Treasury cited no violations of any laws, either by the Iranian-Americans who were organizing the conferences or the speakers who appeared at these events. So, there is no legal leg on which anyone can make the case that advocates of the MEK were or are in violation of the law, which prohibits providing material support to a listed organization. And, more fundamentally, one is innocent until proven guilty.
Mr. Benjamin wrote that the MEK “inclusion on the FTO list underscored a central principle of U.S. counterterrorism policy, namely, that the target of terrorist violence is irrelevant, and the killing of innocents to advance a political agenda is always wrong.” But according to a report by Dr. Kenneth Katzman, Specialist in Middle Eastern Affairs, at the Congressional Research Service, State Department reports on international terrorism till 2011 did not assert that MEK ever targeted civilians purposely.
And most importantly the European Court and the United States ruled in favor of the MEK. Therefore, getting the politics, facts, and the law correctly is critical.
The Way Forward
First, based on politics, facts, and law, refrain from falling back; rather let us look forward together.
Second, the future lies with those who lose gracefully and those who win humbly, as Clinton and Trump have done so well.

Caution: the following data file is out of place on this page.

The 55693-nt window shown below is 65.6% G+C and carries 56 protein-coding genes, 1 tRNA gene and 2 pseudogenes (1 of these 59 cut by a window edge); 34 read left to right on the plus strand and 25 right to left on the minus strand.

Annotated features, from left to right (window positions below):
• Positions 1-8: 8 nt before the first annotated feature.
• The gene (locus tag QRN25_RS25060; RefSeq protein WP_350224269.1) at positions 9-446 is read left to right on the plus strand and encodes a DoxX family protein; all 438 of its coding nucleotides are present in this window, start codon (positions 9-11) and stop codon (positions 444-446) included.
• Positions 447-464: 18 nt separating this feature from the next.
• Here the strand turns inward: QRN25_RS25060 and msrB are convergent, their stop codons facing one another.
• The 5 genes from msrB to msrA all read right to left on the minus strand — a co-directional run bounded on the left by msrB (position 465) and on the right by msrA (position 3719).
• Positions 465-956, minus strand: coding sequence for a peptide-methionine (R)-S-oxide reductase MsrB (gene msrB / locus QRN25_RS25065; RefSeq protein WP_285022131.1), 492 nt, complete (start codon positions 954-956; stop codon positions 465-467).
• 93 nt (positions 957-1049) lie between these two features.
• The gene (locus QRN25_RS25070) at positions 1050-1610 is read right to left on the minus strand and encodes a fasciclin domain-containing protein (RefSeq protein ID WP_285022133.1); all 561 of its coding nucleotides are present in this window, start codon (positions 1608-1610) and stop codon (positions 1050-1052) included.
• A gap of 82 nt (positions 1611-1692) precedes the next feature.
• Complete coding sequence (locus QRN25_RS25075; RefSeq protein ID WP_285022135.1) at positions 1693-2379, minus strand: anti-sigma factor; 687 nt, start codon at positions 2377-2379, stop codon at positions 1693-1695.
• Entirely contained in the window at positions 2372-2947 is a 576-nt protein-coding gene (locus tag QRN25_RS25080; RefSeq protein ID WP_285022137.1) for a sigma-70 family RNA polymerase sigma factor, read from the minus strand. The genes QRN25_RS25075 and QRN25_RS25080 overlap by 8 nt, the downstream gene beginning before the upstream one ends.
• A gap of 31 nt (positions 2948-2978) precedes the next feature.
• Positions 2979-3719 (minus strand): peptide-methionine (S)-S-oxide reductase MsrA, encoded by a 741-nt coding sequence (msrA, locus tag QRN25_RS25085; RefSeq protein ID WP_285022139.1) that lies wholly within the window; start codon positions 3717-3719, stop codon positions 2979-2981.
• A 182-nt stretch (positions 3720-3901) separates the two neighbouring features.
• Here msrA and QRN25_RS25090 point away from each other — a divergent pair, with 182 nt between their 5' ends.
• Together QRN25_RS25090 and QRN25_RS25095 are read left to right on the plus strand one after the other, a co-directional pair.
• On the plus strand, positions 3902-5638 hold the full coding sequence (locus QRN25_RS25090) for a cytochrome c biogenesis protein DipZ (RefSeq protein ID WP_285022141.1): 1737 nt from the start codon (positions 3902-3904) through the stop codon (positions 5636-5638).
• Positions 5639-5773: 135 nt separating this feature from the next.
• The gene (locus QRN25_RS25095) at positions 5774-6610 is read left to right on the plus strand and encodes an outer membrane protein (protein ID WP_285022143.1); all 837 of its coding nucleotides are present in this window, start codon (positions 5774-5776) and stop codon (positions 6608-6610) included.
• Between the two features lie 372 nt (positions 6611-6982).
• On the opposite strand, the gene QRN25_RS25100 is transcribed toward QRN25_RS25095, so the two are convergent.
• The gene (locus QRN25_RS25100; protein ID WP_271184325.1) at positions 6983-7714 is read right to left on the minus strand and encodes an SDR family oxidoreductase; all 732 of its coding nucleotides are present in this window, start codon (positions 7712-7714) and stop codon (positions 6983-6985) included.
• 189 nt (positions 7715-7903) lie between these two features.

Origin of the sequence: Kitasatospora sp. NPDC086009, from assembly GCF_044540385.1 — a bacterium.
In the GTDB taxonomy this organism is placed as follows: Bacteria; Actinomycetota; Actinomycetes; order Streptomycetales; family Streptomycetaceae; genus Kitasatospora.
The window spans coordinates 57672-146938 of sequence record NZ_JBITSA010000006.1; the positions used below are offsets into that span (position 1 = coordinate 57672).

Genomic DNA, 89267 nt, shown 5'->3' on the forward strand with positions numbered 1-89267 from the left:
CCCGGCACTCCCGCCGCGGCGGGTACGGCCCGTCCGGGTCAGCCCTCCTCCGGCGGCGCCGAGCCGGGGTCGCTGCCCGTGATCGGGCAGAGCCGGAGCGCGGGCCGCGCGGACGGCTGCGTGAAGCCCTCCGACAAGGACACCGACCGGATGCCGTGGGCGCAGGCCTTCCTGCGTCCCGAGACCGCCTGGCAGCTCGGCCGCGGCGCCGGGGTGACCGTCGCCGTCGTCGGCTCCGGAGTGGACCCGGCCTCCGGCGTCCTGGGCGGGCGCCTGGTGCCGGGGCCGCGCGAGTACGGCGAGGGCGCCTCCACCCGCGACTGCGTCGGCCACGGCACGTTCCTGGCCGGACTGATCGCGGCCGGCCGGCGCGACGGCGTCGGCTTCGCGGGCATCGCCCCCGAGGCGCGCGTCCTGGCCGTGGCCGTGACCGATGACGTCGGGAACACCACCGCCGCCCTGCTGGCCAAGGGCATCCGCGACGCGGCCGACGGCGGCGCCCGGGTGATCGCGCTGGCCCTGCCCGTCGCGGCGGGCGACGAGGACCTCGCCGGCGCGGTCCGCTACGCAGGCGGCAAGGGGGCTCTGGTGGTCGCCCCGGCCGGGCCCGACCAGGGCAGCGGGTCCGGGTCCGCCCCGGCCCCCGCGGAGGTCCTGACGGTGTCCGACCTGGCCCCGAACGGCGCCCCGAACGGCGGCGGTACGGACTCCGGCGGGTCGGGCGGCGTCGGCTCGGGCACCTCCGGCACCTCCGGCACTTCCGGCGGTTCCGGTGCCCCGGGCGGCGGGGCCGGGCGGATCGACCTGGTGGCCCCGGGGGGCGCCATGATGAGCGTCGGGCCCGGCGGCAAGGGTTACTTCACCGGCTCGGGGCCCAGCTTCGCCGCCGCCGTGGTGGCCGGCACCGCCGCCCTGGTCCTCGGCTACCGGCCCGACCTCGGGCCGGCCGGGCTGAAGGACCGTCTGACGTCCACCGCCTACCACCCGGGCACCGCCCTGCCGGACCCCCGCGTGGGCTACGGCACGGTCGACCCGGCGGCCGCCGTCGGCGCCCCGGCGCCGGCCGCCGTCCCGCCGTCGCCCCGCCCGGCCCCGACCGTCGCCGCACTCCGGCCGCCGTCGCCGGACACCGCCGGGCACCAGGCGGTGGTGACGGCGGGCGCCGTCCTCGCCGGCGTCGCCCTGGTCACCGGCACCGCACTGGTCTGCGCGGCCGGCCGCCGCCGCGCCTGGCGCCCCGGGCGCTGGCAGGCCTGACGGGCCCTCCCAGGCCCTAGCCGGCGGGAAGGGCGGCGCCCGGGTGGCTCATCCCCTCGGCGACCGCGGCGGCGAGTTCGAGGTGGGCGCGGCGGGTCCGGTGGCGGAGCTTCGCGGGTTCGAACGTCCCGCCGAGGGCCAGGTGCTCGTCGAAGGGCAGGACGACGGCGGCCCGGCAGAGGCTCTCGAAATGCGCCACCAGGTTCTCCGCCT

The US thanked Albania for resettling members of MEK, “U.S. Secretary of State John Kerry has used a visit to Albania to thank the government for resettling members of an Iranian opposition group known as the Mujahedin e Khalq, or MEK”
The real debate, however, is over the U.S. policy on Iran. On the one hand, those who favor the policy of appeasement wish to follow in the footsteps of President Obama. But they are on their way out, with little chance for having any substantial impact at least for the next four years.
On the other hand, there are those who favor holding the Iranian regime accountable for its hostility and terrorism against the United States and its allies in the region. They have also called for imposing additional sanctions for Iran’s abysmal human rights record, and its involvement in terrorism. They are also on the record that they like to see democratic change in Iran by relying on the Iranian people.
For its part, we cannot escape the fact that the MEK appears to be the single mostimportant internal player that can facilitate the democratic change in Iran, as they have demonstrated their extraordinary ability to organize. That explains all the criticisms and attacks on the MEK as well as on those who espouse a favorable view about the MEK, including dozens of senior bipartisan former government officials, such as Mayor Rudy Giuliani, Speaker Newt Gingrich, Governors Howard Dean, Ambassador John Bolton, Secretary Tom Ridge and Governor Edward Rendell.
The proponents of the appeasement policy should realize that the tide is turning, they won’t succeed in resisting it.
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Harvard-educated, Dr. Majid Rafizadeh is an American political scientist, president of the International American Council on the Middle East, business advisor, and best-selling author. He serves on the advisory board of Harvard International Review.